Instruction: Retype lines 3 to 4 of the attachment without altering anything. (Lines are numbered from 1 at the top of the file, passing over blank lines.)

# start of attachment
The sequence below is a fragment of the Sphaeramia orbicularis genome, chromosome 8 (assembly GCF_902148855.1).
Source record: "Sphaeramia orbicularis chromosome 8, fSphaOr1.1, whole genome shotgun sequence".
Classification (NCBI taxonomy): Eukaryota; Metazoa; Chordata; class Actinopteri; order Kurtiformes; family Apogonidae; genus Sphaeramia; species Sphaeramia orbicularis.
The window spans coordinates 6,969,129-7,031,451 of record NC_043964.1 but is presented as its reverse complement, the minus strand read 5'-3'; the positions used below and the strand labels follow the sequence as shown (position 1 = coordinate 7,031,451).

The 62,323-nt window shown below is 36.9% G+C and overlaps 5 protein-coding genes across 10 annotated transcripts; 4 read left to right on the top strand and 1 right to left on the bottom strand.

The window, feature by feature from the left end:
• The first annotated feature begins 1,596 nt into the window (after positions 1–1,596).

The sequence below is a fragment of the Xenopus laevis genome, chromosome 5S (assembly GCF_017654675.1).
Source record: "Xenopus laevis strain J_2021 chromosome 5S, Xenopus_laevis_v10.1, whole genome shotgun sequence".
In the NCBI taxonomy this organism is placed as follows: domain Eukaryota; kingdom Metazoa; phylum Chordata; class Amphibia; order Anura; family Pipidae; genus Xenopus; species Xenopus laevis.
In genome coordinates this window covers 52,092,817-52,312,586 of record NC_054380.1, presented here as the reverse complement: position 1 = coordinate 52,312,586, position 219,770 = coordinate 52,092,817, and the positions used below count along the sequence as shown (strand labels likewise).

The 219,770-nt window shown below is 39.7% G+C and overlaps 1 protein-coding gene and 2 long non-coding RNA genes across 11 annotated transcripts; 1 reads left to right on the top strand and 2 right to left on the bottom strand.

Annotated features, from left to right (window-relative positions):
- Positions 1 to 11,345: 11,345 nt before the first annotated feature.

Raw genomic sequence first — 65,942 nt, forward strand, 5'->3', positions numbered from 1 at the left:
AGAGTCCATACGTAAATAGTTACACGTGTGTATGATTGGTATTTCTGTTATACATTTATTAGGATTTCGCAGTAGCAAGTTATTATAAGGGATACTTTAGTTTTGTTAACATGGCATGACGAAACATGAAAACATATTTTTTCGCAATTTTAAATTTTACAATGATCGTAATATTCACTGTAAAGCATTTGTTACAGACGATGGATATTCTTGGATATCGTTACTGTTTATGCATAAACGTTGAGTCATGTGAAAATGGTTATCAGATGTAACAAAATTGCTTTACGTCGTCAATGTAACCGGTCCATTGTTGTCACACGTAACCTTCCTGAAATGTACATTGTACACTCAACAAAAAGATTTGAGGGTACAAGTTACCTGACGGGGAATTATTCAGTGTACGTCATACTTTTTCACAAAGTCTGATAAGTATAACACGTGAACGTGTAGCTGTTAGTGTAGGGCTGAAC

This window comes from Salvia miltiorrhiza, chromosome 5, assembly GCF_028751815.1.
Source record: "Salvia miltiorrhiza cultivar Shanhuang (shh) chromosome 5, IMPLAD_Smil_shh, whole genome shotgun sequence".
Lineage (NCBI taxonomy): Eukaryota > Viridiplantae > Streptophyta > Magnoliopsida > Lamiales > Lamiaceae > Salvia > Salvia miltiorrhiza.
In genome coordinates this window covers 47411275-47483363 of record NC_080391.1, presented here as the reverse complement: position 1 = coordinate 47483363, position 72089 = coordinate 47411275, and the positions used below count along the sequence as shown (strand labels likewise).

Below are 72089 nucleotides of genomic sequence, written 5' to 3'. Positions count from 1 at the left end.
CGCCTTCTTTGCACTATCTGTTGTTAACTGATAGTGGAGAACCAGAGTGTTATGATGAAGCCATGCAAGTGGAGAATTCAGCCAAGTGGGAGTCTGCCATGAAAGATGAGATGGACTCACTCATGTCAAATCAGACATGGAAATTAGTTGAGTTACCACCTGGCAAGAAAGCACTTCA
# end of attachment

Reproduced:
Classification (NCBI taxonomy): Eukaryota; Metazoa; Chordata; class Actinopteri; order Kurtiformes; family Apogonidae; genus Sphaeramia; species Sphaeramia orbicularis.
The window spans coordinates 6,969,129-7,031,451 of record NC_043964.1 but is presented as its reverse complement, the minus strand read 5'-3'; the positions used below and the strand labels follow the sequence as shown (position 1 = coordinate 7,031,451).